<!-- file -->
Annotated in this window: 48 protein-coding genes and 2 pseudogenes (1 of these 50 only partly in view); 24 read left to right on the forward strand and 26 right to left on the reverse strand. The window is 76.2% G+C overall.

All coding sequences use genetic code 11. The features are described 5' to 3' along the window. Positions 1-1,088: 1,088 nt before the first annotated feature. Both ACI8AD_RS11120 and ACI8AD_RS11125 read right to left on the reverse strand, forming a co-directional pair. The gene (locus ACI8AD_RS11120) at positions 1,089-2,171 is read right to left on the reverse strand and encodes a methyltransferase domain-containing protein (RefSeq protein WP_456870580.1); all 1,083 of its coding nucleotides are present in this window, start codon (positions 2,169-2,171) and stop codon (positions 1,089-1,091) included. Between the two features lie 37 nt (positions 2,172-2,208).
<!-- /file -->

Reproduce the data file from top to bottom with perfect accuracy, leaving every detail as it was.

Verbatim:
Annotated in this window: 48 protein-coding genes and 2 pseudogenes (1 of these 50 only partly in view); 24 read left to right on the forward strand and 26 right to left on the reverse strand. The window is 76.2% G+C overall.

All coding sequences use genetic code 11. The features are described 5' to 3' along the window. Positions 1-1,088: 1,088 nt before the first annotated feature. Both ACI8AD_RS11120 and ACI8AD_RS11125 read right to left on the reverse strand, forming a co-directional pair. The gene (locus ACI8AD_RS11120) at positions 1,089-2,171 is read right to left on the reverse strand and encodes a methyltransferase domain-containing protein (RefSeq protein WP_456870580.1); all 1,083 of its coding nucleotides are present in this window, start codon (positions 2,169-2,171) and stop codon (positions 1,089-1,091) included. Between the two features lie 37 nt (positions 2,172-2,208).